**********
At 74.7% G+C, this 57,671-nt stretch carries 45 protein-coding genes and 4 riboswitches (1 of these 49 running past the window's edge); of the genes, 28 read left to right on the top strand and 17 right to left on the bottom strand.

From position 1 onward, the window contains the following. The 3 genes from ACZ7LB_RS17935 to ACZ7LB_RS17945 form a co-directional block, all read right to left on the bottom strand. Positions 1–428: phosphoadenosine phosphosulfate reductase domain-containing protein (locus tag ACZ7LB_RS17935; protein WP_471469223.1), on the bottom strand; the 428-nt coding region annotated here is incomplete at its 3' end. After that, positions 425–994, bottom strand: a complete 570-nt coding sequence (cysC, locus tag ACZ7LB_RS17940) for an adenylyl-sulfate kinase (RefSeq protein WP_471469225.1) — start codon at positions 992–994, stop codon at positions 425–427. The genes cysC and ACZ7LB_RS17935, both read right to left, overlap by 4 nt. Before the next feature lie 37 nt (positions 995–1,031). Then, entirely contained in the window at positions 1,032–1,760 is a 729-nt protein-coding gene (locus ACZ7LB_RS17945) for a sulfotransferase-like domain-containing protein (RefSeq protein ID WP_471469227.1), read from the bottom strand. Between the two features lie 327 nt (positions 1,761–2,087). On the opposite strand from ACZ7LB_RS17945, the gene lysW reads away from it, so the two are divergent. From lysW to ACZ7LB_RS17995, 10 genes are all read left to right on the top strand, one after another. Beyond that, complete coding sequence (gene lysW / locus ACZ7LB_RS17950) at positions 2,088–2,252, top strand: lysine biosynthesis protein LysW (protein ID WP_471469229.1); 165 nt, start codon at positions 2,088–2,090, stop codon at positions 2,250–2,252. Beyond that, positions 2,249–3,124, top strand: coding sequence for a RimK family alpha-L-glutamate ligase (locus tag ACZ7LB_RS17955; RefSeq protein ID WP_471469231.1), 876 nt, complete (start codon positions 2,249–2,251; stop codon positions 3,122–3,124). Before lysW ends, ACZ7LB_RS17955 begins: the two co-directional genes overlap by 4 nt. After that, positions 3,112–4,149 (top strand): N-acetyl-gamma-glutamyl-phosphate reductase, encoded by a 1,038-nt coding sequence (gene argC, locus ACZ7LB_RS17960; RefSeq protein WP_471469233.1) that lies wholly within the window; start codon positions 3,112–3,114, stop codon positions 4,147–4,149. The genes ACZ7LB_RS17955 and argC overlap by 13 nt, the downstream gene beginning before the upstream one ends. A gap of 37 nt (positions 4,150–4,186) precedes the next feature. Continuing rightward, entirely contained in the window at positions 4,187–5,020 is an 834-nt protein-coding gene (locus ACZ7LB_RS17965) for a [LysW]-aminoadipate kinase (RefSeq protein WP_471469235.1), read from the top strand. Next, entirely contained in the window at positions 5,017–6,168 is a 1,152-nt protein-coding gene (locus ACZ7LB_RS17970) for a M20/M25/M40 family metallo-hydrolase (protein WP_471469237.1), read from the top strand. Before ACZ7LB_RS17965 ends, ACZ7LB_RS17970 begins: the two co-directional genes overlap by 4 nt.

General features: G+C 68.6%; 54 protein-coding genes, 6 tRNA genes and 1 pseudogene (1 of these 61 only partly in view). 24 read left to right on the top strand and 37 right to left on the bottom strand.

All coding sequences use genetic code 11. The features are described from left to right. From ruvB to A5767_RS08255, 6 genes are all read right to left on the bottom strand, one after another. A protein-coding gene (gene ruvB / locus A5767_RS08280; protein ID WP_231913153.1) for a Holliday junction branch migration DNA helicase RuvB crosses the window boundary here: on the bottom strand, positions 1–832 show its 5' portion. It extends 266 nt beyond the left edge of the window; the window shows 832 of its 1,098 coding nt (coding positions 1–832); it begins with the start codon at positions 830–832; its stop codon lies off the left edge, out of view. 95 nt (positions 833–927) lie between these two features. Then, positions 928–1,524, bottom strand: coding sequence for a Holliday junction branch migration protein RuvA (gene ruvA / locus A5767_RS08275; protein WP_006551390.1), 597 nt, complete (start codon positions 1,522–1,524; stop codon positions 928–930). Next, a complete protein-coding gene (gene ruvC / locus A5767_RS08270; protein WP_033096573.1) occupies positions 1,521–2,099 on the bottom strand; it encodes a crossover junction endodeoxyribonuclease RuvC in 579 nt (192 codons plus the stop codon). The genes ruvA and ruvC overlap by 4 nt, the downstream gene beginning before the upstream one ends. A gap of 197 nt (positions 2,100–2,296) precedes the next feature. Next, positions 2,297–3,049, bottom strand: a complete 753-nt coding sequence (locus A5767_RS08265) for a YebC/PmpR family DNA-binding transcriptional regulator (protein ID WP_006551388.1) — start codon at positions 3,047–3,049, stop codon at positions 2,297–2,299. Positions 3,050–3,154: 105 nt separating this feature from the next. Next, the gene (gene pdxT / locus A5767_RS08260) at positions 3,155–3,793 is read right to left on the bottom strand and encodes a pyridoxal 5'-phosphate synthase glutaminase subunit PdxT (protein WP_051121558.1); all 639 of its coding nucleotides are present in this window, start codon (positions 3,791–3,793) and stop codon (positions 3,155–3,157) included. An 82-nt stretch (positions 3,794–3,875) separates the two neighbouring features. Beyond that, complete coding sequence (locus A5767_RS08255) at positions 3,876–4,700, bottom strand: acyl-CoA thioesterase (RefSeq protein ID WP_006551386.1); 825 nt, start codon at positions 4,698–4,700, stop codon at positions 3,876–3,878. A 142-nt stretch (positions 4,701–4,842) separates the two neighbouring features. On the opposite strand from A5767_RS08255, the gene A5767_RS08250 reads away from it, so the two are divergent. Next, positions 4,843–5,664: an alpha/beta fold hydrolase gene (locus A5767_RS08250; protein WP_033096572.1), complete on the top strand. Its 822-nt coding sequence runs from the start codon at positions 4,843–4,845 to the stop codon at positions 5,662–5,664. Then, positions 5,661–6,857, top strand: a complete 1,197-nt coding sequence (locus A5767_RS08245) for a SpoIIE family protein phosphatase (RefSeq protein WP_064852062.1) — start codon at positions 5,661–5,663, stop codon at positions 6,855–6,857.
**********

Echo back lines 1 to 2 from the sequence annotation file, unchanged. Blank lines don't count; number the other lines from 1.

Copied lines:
At 74.7% G+C, this 57,671-nt stretch carries 45 protein-coding genes and 4 riboswitches (1 of these 49 running past the window's edge); of the genes, 28 read left to right on the top strand and 17 right to left on the bottom strand.

From position 1 onward, the window contains the following. The 3 genes from ACZ7LB_RS17935 to ACZ7LB_RS17945 form a co-directional block, all read right to left on the bottom strand. Positions 1–428: phosphoadenosine phosphosulfate reductase domain-containing protein (locus tag ACZ7LB_RS17935; protein WP_471469223.1), on the bottom strand; the 428-nt coding region annotated here is incomplete at its 3' end. After that, positions 425–994, bottom strand: a complete 570-nt coding sequence (cysC, locus tag ACZ7LB_RS17940) for an adenylyl-sulfate kinase (RefSeq protein WP_471469225.1) — start codon at positions 992–994, stop codon at positions 425–427. The genes cysC and ACZ7LB_RS17935, both read right to left, overlap by 4 nt. Before the next feature lie 37 nt (positions 995–1,031). Then, entirely contained in the window at positions 1,032–1,760 is a 729-nt protein-coding gene (locus ACZ7LB_RS17945) for a sulfotransferase-like domain-containing protein (RefSeq protein ID WP_471469227.1), read from the bottom strand. Between the two features lie 327 nt (positions 1,761–2,087). On the opposite strand from ACZ7LB_RS17945, the gene lysW reads away from it, so the two are divergent. From lysW to ACZ7LB_RS17995, 10 genes are all read left to right on the top strand, one after another. Beyond that, complete coding sequence (gene lysW / locus ACZ7LB_RS17950) at positions 2,088–2,252, top strand: lysine biosynthesis protein LysW (protein ID WP_471469229.1); 165 nt, start codon at positions 2,088–2,090, stop codon at positions 2,250–2,252. Beyond that, positions 2,249–3,124, top strand: coding sequence for a RimK family alpha-L-glutamate ligase (locus tag ACZ7LB_RS17955; RefSeq protein ID WP_471469231.1), 876 nt, complete (start codon positions 2,249–2,251; stop codon positions 3,122–3,124). Before lysW ends, ACZ7LB_RS17955 begins: the two co-directional genes overlap by 4 nt. After that, positions 3,112–4,149 (top strand): N-acetyl-gamma-glutamyl-phosphate reductase, encoded by a 1,038-nt coding sequence (gene argC, locus ACZ7LB_RS17960; RefSeq protein WP_471469233.1) that lies wholly within the window; start codon positions 3,112–3,114, stop codon positions 4,147–4,149. The genes ACZ7LB_RS17955 and argC overlap by 13 nt, the downstream gene beginning before the upstream one ends. A gap of 37 nt (positions 4,150–4,186) precedes the next feature. Continuing rightward, entirely contained in the window at positions 4,187–5,020 is an 834-nt protein-coding gene (locus ACZ7LB_RS17965) for a [LysW]-aminoadipate kinase (RefSeq protein WP_471469235.1), read from the top strand. Next, entirely contained in the window at positions 5,017–6,168 is a 1,152-nt protein-coding gene (locus ACZ7LB_RS17970) for a M20/M25/M40 family metallo-hydrolase (protein WP_471469237.1), read from the top strand. Before ACZ7LB_RS17965 ends, ACZ7LB_RS17970 begins: the two co-directional genes overlap by 4 nt.